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0

Thou it almost unnoticeable, it exists. It mean, the wheel will last for some (decades) thousands of kilometers until it get very bad. Than you will need a new wheel. If it worth it, take it.


4

If the cones were too tight, the hub would have died a long time ago. Based on what you're describing, the grease is definitely contaminated and most likely the cones are pitted to some degree. Cups tend to be more durable than cones, but there's no guarantee that they won't be pitted too. You'll find out for sure when you disassemble it. A proper overhaul ...


0

I've verified that the hub spacing is 145mm - standard for a tandem. The hub on the bike is unmarked, unbranded, and Trek's website simply lists it as "alloy hub". It appears to be a 135mm hub with a longer axle and spacers in place.


-1

Hi I actually have the same tandem bought from e-bay (UK) around a year ago a bit battered. I have replaced both front and back wheels with usual 26" Shimano Deore mountain bike wheels from my local bike shop. Replaced lots of other stuff as well.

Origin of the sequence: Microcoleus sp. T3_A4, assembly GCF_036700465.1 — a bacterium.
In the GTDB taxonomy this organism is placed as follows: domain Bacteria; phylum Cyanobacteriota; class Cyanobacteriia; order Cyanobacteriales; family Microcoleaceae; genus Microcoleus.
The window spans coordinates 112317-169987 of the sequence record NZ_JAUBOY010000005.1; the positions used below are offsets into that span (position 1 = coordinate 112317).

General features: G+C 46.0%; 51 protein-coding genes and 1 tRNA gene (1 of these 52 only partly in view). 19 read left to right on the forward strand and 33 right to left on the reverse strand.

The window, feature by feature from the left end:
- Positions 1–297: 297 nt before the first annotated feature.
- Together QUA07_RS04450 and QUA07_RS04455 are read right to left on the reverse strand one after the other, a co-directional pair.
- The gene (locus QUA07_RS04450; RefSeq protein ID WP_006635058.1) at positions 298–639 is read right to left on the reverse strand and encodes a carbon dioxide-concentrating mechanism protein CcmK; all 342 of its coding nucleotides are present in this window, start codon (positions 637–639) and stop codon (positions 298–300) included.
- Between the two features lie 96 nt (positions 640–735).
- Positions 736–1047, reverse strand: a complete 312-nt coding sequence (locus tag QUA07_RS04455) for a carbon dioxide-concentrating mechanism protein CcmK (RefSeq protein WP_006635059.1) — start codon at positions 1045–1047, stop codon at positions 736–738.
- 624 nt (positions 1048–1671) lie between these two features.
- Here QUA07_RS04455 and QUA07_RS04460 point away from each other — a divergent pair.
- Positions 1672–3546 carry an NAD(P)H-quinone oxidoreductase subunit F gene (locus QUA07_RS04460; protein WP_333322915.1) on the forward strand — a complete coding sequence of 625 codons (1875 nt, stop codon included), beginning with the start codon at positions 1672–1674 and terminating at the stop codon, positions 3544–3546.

0

I have implemented a somewhat regenerative braking. To simply answer your question, you would need to read the manuals to see if they specifically mention regenerative-braking (RB). If RB is not mentioned, then your controller does not have RB implemented. The regenerative braking (RB) I have made works independently from the bicycle brakes. These are the ...


2

No it would not work. The pitt didn't form just because it was on the bottom, the pitt formed either because the cone came loose, or an abrasive got into the bearings. There's an equal amount of force being applied to the top of the cone as there is to the bottom when your hubs are properly adjusted. Think of the components in a hub as a stack, the cup is ...



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